A fact: there were almost three times as many pounds of herbivore in North America six hundred years ago than there are today. If herbivores cause global warming, we’d be very hot by now. What the herbivore does is eat the herbage that’s created by solar energy in real times and serves as a biomass growth re-starter. Its’ the herbivore that restarts the biomass accumulation engine. Without the herbivore to eat it, herbage just desiccates. It gives off the same methane as it would inside the cow but without the redeeming capacity to restart and regenerate in moving the methane the other way into the ground. That’s why we practice the bio-mimicry of mob stocking on our farm; it’s the best way to get soil fertilization. This is an earth-healing system based on perennials instead of annuals, herbivores instead of omnivores.

If you really want to eat close to nature, eat grass-finished beef, and not so much chicken and pork, Pigs and chickens were always salvage animals, not the main driver of the biomass cycle.  Herbivores represent portable instead of stationary infrastructure, multi-speciation instead of mono-speciation, biomass regeneration and decomposition instead of petroleum use, pasture-based instead of housing-based, local instead of global, in-sourced instead of out-sourced, holistic instead of compartmentalized.


“You are elitists, and I don’t like elitist,” say the critics. “If everyone can’t afford this food, then it’s not fair that anyone should have this food.” Ever hear that? I think it’s pretty amazing to call me an elitist for wanting to eat the food that my Grandmother ate.

“But food should be cheap; if food isn’t cheap, then it’s not fair,” they say. Let me ask you something. Does anyone out there in the greater culture spend their money on things that are not necessary? I mean, I think about the biggest food companies in the world, none of them is necessary: Taco Bell, McDonalds, Coca Cola, tobacco, hundred dollar designer jeans with holes already in the knees. We spend a lot of money on things that are not necessary.

How do we get the price of this food down? The primary reasons for the high price of our food is non-scalable regulations. If we could let people grow food and make food to sell without interference, this healthy food wouldn’t be expensive.

Of course, the best way to save money is to buy raw and process it yourself. Potatoes for ninety cents a pound instead of potato chips for ten dollars a pound. We’re a culture that has gadgetized and remodeled our kitchens so that we’re capable of preparing food efficiently and expertly, yet we’ve never been so lost as to where the kitchen is. Today we’ve got bread-makers, ice cream makers, slow cookers, time-bakers, all of this wonderful stuff that lets us prepare food in-house. We don’t have to buy DiGornio’s frozen pizza. Remember that one pound of Polyface grass-finished ground beef costs less than a McDonald’s Happy Meal. And I’ll back our nutrition up to that any time of the day.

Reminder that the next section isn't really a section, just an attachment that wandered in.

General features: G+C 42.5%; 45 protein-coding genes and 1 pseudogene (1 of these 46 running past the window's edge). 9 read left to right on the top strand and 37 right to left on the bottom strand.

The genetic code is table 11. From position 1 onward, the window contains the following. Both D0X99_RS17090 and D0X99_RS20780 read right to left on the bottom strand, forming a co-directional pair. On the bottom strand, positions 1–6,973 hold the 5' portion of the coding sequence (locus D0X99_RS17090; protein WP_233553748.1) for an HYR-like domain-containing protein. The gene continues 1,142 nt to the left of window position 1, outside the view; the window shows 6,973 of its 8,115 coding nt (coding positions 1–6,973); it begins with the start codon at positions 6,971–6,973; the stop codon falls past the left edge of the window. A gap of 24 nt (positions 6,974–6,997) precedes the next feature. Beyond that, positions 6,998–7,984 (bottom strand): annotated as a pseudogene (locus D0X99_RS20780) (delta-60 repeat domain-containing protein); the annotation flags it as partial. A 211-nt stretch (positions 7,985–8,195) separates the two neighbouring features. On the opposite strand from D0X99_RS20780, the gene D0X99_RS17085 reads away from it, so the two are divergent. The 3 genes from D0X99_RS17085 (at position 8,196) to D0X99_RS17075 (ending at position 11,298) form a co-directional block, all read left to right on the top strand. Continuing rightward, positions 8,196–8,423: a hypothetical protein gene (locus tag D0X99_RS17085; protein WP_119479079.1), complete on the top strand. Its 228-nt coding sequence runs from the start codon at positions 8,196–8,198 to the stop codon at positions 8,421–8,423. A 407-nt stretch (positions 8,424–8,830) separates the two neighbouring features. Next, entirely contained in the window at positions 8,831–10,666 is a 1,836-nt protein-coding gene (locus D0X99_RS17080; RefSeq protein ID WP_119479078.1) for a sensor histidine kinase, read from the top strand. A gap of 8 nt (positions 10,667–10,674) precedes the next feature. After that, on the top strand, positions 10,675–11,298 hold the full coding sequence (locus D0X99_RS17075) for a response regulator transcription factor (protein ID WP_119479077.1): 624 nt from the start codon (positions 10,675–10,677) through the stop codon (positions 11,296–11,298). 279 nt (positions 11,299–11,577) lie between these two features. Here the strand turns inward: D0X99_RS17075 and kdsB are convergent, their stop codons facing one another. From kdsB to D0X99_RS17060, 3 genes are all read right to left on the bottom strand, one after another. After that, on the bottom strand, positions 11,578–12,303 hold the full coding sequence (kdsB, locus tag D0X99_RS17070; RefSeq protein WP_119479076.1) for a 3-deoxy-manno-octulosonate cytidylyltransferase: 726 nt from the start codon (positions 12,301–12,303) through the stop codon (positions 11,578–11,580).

Second, healthy food is worth more, it’s more nutritious and better tasting.

Third, grass-based farmers charge a fair price, they’re not externalizing any of the cost. Actually, local pasture-based food is the cheapest food on the planet because it’s not sending anyone to the hospital with diarrhea-five hundred thousand cases of diarrhea caused by food-born pathogens. What’s one case of diarrhea worth? I don’t know but I’ll bet if you paid for it, out of your own pocket, it would have made chicken worth more than a dollar twenty a pound.


This is the real kicker. Here’s the question folks: who owns me? If I can’t make choices that can hurt me, then I can’t make choices that can help me. A life without risk is no life at all. We can live a risk-free life in a bubble and a straight jacket. The idea that we can protect everyone with zero tolerance is ludicrous. Food safety, in fact, is subjective. It’s determined by people prejudiced against heritage-based food. You can feed your kids Twinkies, Coco Puffs and Mountain Dew but that raw milk, those compost-grown tomatoes and Aunt Matilda’s pickles might kill you. You can go hunting on a seventy-degree day and gut shoot a deer, drag it a mile through the squirrel dung, put it on the front of your blazer and parade it around town in the heat of the afternoon sun, string it up in the tree in the backyard when you get home, let it hang for a week under a tree where the birds roost, and then skin it out, cut it up and feed it to your children. And that’s patriotic, that’s being a great American…but I can’t sell any home butchered pork to my neighbor.

Who owns me? What good is the freedom to own guns, worship, assemble and speak if we don’t have the freedom to choose how to feed our internal community of friendly bacteria – that’s a big community – to give us the energy to shoot, pray assemble and preach.